MERRA-2 Global Aerosol Distributions

Cynthia Randles and Arlindo Da Sliva

Atmospheric aerosols are small particles such as dust and soot that are suspended in the atmosphere for up to about a week. These particles are important to climate because they alter the Earth's radiative balance by scattering and absorbing solar and thermal radiation and by interacting with and changing cloud properties. Aerosols also contribute to poor air quality and reduced visibility. In addition to standard meteorological parameters (wind, temperature, moisture, surface pressure), MERRA-2 now includes an aerosol reanalysis using the Goddard Earth Observing System version 5 (GEOS-5) Goddard Aerosol Assimilation System (GAAS). Using the interactive Goddard Chemistry, Aerosol, Radiation, and Transport (GOCART) aerosol module, the GAAS includes 15 aerosol tracers (dust, sea-salt, sulfate, black and organic carbon) whose lifetime is driven by prescribed sea-surface temperature and sea-ice, daily volcanic and biomass burning emissions, as well as high-resolution inventories of anthropogenic emission sources. The GAAS includes assimilation of bias-correct aerosol optical depth (AOD) from several ground- and satellite-based sensors, including AVHRR, MODIS Aqua and Terra, MISR over bright surfaces, and AERONET. The MERRA-2 aerosol reanalysis produced by the Global Modeling and Assimilation Office (GMAO) thus provides observationally-constrained aerosol optical depth from 1980 – present, with aerosol speciation determined from GOCART model.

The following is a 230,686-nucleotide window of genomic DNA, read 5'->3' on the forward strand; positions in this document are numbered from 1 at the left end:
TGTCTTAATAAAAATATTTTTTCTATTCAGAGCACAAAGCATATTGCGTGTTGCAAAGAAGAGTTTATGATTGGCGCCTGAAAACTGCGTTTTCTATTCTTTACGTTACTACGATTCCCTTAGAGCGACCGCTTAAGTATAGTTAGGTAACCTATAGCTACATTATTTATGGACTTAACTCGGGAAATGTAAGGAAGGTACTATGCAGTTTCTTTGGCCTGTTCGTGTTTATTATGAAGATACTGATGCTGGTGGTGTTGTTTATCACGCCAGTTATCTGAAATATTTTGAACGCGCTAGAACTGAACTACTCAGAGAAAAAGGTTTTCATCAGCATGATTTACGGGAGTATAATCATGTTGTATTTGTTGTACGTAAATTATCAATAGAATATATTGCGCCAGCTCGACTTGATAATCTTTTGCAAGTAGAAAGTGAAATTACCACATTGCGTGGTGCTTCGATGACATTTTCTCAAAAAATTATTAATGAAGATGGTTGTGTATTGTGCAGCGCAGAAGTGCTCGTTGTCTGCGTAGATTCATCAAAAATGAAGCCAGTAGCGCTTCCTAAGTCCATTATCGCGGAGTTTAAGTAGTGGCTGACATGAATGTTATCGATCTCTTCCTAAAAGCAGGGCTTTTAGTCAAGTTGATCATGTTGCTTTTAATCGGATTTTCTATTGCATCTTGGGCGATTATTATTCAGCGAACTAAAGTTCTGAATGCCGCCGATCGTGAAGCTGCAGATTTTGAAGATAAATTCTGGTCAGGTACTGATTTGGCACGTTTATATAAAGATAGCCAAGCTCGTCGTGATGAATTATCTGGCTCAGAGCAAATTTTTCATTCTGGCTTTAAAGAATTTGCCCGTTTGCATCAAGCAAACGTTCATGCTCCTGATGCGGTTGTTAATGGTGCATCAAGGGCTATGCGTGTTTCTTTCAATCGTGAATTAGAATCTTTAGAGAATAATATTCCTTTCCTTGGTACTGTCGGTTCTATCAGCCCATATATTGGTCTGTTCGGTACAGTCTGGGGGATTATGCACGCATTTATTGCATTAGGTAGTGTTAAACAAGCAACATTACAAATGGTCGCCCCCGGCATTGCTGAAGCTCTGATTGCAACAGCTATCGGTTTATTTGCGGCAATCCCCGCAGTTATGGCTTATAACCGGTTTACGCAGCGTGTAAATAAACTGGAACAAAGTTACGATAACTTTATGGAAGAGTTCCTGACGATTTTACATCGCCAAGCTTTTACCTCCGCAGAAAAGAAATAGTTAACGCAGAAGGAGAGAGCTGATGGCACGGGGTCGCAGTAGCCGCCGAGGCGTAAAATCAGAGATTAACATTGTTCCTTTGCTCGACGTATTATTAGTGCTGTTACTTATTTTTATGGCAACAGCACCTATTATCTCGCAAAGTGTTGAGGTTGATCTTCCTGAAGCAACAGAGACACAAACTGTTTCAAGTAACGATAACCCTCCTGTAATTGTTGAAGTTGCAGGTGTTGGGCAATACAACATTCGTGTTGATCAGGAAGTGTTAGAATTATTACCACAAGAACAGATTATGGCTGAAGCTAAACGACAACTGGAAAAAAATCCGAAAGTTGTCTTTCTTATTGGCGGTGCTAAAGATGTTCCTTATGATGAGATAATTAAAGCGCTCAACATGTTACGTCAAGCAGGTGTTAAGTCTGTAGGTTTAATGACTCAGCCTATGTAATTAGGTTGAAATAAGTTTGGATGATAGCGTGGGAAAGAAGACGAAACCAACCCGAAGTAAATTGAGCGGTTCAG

The figure on the left shows a snapshot of the AOD on July 10, 2013. Colors represent the four major aerosol types: dust (orange), sea salt, black and organic carbon (green) and sulfate (white). Sea salt aerosols are prominent over the oceans, particularly in the vicinity of storm tracks where stronger winds drive increased emissions. Dust aerosol is found over and downwind of barren, arid land regions, where high winds loosen soil particles and loft them into the atmosphere. Carbonaceous aerosol are prevalent especially in regions where there are large, seasonal fires like in southern Africa, South America and boreal forests of Canada and Siberia. Carbonaceous aerosols are also associated with human activities such as emitted by diesel vehicles or produced from biofuel burning and are thus also prevalent near large human populations, particularly in the developing world (e.g. India and China). Sulfate aerosols are associated with industrial pollution (sulfur dioxide gas), and are seen over the east coast of North America, Europe, and China; they are also produced when sulfur dioxide gas from volcanic eruptions converts to sulfate particles.

The figure on the right shows the time series of globally, annual average AOD from the aerosol reanalysis (black line) and the contributions from the different aerosol types. The AOD timeseries, and the sulfate aerosol contribution to the AOD, is dominated by the eruptions of two prominent volcanoes, El Chichón in Mexico (1982) and Pinatubo in the Philippines (15.1°N, 120.4°E) on 15 June 1991. The seasonal cycle in AOD fluctuates due to seasonal cycles in dust and biomass burning emissions. Importantly, while the aerosol assimilation constrains the total AOD (black line), the relative contributions of the different aerosol types are determined by the aerosol lifecycle simulated in the GEOS-5/GOCART model, which depends on the prescribed emissions and loss processes simulated by the model. p>

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